Mephenesin

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Mephenesin
Mephenesin.svg
Clinical data
AHFS/Drugs.com International Drug Names
ATC code
Identifiers
CAS Number
PubChem CID
ChemSpider
UNII
KEGG
ChEMBL
NIAID ChemDB
ECHA InfoCard 100.000.389
Chemical and physical data
Formula C10H14O3
Molar mass 182.216 g/mol
3D model (Jmol)
 NYesY (what is this?)  (verify)

Mephenesin is a centrally acting muscle relaxant. It can be used as an antidote for strychnine poisoning. Mephenesin however presents with the major drawbacks of having a short duration of action and a much greater effect on the spinal cord than the brain, resulting in pronounced respiratory depression at clinical doses and therefore a very low therapeutic index. It is especially dangerous and potentially fatal in combination with alcohol and other depressants.[1] Mephenesin was used by Dr. Bernard Ludwig and Dr. Frank Milan Berger to synthesize meprobamate, the first tranquilizer to see widespread clinical use. Mephenesin is no longer available in North America but is used in France, Italy and a few other countries.[2] Its use has largely been replaced by the related drug methocarbamol, which is better absorbed[3]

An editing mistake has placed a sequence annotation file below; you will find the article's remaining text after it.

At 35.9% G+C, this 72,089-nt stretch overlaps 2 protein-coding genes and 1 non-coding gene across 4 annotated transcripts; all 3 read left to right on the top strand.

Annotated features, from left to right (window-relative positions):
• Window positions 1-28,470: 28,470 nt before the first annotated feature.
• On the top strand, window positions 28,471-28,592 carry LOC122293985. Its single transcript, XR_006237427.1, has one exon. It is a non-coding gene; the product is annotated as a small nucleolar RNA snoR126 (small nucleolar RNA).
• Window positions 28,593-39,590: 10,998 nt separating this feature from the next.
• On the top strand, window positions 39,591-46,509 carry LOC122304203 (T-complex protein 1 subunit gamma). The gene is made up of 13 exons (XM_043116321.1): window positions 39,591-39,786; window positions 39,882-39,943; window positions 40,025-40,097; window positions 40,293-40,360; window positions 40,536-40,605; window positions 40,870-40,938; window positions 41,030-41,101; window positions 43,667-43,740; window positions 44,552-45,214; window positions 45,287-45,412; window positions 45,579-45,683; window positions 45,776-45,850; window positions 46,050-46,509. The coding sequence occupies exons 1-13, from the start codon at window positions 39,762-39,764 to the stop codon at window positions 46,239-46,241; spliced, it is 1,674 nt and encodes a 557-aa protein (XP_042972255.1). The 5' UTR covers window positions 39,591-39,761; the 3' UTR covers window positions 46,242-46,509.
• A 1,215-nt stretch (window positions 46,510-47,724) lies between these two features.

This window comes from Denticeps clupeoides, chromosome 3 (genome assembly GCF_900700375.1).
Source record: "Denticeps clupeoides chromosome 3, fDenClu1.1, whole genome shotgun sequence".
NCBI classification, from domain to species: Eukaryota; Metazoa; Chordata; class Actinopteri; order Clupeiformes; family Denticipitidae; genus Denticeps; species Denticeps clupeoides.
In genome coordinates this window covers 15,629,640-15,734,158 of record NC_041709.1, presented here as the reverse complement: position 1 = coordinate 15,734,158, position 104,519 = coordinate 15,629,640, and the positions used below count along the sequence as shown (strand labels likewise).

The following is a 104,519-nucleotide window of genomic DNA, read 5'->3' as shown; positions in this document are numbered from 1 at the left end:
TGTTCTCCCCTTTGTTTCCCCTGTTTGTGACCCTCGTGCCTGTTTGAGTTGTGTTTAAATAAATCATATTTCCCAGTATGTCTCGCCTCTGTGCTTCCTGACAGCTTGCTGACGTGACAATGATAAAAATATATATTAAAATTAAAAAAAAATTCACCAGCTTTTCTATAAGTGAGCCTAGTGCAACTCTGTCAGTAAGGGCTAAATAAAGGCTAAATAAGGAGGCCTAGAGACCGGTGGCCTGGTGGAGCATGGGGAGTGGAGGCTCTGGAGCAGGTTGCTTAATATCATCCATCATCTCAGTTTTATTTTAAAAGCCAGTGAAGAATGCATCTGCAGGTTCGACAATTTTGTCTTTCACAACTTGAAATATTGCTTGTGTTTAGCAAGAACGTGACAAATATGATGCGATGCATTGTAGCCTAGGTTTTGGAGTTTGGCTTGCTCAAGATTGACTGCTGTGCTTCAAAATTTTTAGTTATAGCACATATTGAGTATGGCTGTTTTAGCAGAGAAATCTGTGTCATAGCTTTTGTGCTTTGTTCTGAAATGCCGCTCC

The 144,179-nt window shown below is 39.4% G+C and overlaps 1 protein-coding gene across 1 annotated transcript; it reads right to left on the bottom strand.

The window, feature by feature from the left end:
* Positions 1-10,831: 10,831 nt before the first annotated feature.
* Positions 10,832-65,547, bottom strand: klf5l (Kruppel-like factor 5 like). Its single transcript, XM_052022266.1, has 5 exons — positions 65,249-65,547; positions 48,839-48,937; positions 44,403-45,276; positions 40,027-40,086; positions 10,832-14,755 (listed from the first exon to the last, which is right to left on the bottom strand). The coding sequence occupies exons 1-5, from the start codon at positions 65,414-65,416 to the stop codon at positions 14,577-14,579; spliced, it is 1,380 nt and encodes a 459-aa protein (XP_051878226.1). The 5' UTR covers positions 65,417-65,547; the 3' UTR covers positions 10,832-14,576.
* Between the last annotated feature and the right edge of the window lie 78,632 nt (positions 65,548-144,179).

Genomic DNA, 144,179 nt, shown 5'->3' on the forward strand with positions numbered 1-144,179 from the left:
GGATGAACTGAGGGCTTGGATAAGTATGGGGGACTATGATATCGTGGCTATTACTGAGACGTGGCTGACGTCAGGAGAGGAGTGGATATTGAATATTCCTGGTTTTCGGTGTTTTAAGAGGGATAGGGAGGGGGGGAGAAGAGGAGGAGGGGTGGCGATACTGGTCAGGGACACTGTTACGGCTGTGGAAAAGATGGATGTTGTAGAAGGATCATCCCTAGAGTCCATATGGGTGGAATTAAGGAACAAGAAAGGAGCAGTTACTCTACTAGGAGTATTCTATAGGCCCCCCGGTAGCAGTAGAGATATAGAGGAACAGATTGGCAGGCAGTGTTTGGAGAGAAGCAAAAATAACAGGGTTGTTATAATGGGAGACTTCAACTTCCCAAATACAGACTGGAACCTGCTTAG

Mephenesin may be an NMDA receptor antagonist.[4]

See also[edit]

External links[edit]

  • Bachmeyer C, Blum L, Fléchet M, Duriez P, Cabane J, Imbert J (1996). "[Severe contact dermatitis caused by mephenesin]". Ann Dermatol Venereol. 123 (3): 185–7. PMID 8761781. 
  • Ono H, Nakamura T, Ito H, Oka J, Fukuda H (1987). "Rigidity in rats due to radio frequency decerebration and effects of chlorpromazine and mephenesin". Gen Pharmacol. 18 (1): 57–9. doi:10.1016/0306-3623(87)90170-4. PMID 3557053. 

References[edit]

  1. ^ "Mephenesin". MIMS. 
  2. ^ "Mephenesin". Drugs.com. 
  3. ^ Huf, Ernst; et al. "Comparative Plasma Levels of Mephenesin, Mephenesin Carbamate and Methocarbamol". Experimental Biology & Medicine. Retrieved 8 January 2014. 
  4. ^ Keshavarz M, Showraki A, Emamghoreishi M (2013). "Anticonvulsant Effect of Guaifenesin against Pentylenetetrazol-Induced Seizure in Mice". Iran J Med Sci. 38 (2): 116–21. PMC 3700057Freely accessible. PMID 23825891.